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Greek Debt & the Sunk Cost Obsession

In the 1950s Germany had debt at 25 per cent of GDP (Gross Domestic Product) and the major lenders of that debt opted to let half of the debt go. Countries that let Germany off the hook included Greece, Spain, Pakistan, Egypt, the United States, the United Kingdom and France. This was public and private debt accrued before and after World War 2 that stood in the way of a rebuilt and stronger Germany. Greece needs the same strategy.

The current ratio of debt to GDP in Greece is at a ridiculous 177 per cent. While austerity as an economic panacea as espoused by Carmen Reinhart and Kenneth Rogoff is pretty well disproven. Although austerity measures still seem to dominate the minds of economists who have had careers espousing the austerity paradigm. In short, austerity isn’t the cure. Slowing down an economy isn’t going to fix it.

And if Greece has the little money it generates heading offshore as interest payments on further accruing debt then how can Greece rebuild a healthy economy? Is it about Greek debt? Or having collectors go around to break some legs?

Think of this as a simple business problem. A sunk cost problem.

Let’s forget about how much and how many countries have thrown billions of dollars at Greece to fix its economy. This is bad money. Lost. Sunk. Think of it as having been blown at the casino on a dangerous gamble. Sunk costs should have no place in a business decision. Instead, in business, you would stand at this point in time and ask “What is the way forward (ignoring sunk costs)?”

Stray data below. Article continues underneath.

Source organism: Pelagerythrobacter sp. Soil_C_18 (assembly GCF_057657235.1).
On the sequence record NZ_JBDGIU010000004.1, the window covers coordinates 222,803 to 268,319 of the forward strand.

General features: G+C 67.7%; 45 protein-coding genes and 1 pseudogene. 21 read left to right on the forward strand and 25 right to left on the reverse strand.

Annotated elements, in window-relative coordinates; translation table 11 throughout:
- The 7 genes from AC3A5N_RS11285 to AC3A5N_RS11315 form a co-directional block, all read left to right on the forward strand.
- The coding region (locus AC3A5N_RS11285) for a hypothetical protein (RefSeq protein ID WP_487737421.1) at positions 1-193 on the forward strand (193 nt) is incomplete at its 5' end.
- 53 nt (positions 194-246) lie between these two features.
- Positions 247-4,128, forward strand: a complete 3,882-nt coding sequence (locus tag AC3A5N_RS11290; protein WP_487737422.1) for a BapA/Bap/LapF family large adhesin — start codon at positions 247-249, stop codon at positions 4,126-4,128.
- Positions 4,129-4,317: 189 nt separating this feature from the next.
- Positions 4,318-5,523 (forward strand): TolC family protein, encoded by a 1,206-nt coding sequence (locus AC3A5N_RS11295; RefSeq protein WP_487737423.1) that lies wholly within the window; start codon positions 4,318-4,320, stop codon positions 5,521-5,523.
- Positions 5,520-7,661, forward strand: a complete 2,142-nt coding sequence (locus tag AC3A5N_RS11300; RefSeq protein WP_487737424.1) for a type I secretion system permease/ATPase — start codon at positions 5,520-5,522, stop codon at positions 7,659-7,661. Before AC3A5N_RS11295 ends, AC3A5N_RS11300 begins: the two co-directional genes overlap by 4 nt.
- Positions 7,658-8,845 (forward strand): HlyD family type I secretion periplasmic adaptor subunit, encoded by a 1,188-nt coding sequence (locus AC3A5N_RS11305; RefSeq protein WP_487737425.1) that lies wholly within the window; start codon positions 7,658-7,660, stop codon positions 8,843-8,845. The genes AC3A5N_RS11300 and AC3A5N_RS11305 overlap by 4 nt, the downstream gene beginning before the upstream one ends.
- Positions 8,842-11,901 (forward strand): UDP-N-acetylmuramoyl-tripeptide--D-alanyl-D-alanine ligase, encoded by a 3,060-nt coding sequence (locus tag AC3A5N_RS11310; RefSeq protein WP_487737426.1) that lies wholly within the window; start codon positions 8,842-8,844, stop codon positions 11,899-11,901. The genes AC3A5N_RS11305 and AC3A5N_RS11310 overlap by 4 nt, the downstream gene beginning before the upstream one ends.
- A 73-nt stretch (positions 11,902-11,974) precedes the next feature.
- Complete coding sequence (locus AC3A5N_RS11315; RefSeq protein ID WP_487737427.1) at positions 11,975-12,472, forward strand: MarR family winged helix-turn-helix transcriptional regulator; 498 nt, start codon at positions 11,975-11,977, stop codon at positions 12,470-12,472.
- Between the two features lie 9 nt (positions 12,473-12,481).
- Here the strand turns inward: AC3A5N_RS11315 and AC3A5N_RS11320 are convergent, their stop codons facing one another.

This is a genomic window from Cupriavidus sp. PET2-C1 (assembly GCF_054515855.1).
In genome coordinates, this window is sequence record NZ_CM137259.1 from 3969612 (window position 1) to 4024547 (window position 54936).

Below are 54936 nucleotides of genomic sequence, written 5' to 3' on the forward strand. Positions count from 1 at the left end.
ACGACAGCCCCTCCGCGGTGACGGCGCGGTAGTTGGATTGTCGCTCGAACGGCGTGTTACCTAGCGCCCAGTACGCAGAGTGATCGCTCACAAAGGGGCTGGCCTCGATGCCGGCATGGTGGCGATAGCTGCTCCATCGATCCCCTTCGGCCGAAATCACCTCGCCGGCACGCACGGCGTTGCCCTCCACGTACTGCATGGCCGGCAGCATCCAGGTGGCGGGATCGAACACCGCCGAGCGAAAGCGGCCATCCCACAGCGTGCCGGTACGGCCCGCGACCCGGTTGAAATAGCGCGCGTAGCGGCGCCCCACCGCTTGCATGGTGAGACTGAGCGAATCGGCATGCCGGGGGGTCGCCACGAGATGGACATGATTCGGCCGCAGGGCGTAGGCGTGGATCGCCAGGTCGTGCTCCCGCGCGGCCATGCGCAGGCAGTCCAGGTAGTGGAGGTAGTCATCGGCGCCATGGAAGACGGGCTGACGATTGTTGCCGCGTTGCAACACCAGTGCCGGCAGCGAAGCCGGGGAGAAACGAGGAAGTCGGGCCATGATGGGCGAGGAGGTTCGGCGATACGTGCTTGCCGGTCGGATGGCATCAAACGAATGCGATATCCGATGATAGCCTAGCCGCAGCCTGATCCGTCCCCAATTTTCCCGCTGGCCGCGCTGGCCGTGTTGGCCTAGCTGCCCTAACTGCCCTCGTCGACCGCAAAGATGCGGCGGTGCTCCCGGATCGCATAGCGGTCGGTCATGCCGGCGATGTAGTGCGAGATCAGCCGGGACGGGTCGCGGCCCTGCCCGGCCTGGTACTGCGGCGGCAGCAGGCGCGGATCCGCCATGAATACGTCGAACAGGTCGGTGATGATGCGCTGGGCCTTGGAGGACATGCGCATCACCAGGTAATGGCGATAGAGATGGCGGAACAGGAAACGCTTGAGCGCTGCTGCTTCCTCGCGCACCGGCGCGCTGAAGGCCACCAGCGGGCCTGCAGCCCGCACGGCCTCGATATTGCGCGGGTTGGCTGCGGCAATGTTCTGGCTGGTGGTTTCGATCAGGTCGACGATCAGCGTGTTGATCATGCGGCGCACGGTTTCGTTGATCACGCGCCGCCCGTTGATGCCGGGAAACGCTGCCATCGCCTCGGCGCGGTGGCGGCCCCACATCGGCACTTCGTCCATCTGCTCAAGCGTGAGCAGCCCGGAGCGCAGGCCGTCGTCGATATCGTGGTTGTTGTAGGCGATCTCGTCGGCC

You can’t get blood out of a stone. A Greece with no money in five-to-ten years time is not going to have a larger economy.

So tear up the credit card. Relinquish claims to Greek debt. Restart Greece at Year 0. The World won’t end. The European Union won’t end. Greece might struggle to correct itself in the short term, but that money leaving Greece to pay foreign interest and debt would be available within Greece to generate employment. And employment puts money back into the system. Stimulate the economy.

There seems to be an obsession around collecting that debt from Greece that looks like a sunk cost problem. Business 101.

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About the Author

Steven Clark Steven Clark - the stand up guy on this site

My name is Steven Clark (aka nortypig) and I live in Southern Tasmania. I have an MBA (Specialisation) and a Bachelor of Computing from the University of Tasmania. I'm a photographer making pictures with film. A web developer for money. A business consultant for fun. A journalist on paper. Dreams of owning the World. Idea champion. Paradox. Life partner to Megan.

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